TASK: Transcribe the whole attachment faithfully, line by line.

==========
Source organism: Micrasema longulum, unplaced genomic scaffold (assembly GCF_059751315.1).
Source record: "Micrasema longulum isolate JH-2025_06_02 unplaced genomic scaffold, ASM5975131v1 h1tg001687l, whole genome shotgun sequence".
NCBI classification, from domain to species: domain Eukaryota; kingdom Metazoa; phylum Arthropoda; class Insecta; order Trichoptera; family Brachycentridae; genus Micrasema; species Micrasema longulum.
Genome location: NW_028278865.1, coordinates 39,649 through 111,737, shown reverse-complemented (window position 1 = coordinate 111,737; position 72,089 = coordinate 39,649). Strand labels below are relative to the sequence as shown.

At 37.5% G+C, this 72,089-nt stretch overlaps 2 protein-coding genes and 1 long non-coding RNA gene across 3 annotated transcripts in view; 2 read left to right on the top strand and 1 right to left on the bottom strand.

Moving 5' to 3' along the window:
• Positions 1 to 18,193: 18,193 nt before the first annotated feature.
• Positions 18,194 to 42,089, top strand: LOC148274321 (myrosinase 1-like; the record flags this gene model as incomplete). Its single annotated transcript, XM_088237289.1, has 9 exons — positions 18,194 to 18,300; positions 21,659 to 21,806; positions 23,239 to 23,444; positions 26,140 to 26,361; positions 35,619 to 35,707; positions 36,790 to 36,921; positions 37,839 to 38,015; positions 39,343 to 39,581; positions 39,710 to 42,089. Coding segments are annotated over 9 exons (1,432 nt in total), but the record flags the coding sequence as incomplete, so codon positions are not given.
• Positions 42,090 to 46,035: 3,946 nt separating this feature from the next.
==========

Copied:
Source organism: Micrasema longulum, unplaced genomic scaffold (assembly GCF_059751315.1).
Source record: "Micrasema longulum isolate JH-2025_06_02 unplaced genomic scaffold, ASM5975131v1 h1tg001687l, whole genome shotgun sequence".
NCBI classification, from domain to species: domain Eukaryota; kingdom Metazoa; phylum Arthropoda; class Insecta; order Trichoptera; family Brachycentridae; genus Micrasema; species Micrasema longulum.
Genome location: NW_028278865.1, coordinates 39,649 through 111,737, shown reverse-complemented (window position 1 = coordinate 111,737; position 72,089 = coordinate 39,649). Strand labels below are relative to the sequence as shown.

At 37.5% G+C, this 72,089-nt stretch overlaps 2 protein-coding genes and 1 long non-coding RNA gene across 3 annotated transcripts in view; 2 read left to right on the top strand and 1 right to left on the bottom strand.

Moving 5' to 3' along the window:
• Positions 1 to 18,193: 18,193 nt before the first annotated feature.
• Positions 18,194 to 42,089, top strand: LOC148274321 (myrosinase 1-like; the record flags this gene model as incomplete). Its single annotated transcript, XM_088237289.1, has 9 exons — positions 18,194 to 18,300; positions 21,659 to 21,806; positions 23,239 to 23,444; positions 26,140 to 26,361; positions 35,619 to 35,707; positions 36,790 to 36,921; positions 37,839 to 38,015; positions 39,343 to 39,581; positions 39,710 to 42,089. Coding segments are annotated over 9 exons (1,432 nt in total), but the record flags the coding sequence as incomplete, so codon positions are not given.
• Positions 42,090 to 46,035: 3,946 nt separating this feature from the next.